Over the winter, I saw a picture on a Facebook group which showed a dog in a kennel with the words underneath: Adopt a dog, even if it’s just for Christmas.
I was taken aback at first, it seemed to go against the principled phrase ‘A dog is for life, not just for Christmas’ that is well rehearsed. Upon further reading, I discovered that a local animal rescue centre had been severely flooded. Rain in the south of Spain is limited to two or three months a year, but when it does rain, it pours, and it floods.
These dogs were in such dire need of dry shelter that it led to the abandonment of the previously uttered mantra. Families who could not normalled accommodate pets, or those ‘testing the water’ so to speak, could benefit from a winter companion, a chance to see if having a dog is right for them. This in turn provided two potential outcomes: Either the dog was then fully adopted; or the dog was returned when the kennels were dry.
Normally, the latter outcome would be somewhat unfair, to give a dog a loving home only to have that gift snatched away again, but in this situation, it was preferable to drowning.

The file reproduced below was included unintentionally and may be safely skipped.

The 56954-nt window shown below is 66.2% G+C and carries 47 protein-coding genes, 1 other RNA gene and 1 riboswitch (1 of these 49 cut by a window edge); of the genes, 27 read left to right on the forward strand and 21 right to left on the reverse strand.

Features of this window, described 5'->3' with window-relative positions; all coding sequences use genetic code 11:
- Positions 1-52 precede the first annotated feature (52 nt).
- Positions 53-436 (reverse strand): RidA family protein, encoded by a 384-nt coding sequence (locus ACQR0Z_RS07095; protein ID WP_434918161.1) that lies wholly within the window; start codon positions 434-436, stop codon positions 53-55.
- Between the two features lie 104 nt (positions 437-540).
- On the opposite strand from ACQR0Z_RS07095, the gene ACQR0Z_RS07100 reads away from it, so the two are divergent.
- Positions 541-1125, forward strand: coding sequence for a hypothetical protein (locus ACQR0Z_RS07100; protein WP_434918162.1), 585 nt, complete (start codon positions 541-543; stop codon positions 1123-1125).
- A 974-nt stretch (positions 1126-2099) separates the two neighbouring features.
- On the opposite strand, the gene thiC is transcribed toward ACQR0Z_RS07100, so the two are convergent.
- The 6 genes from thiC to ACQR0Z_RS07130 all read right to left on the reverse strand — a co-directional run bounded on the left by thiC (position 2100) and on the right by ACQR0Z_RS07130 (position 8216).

This train of thought highlighted to me the importance of pragmatism in everyday life, using the available resources and understanding to make the best decision, even if it means putting ideological values on hold. It’s easy to hold on to ideology when you don’t have to make important decisions such as these, but often the pragmatic approach helps more than the ideological one. ‘In a perfect world…’ is the start of a sentence that often discredits ideology, by following up with ‘…but this isn’t a perfect world’ after the point is made. True perhaps, however it is important not to abandon ideology altogether, rather just accept that temporary solutions do not always follow the ‘perfect’ method.
It was brave of this centre to make such a bold statement, and for that I applaud them. They also raised a good deal of money on their Crowdfunding page.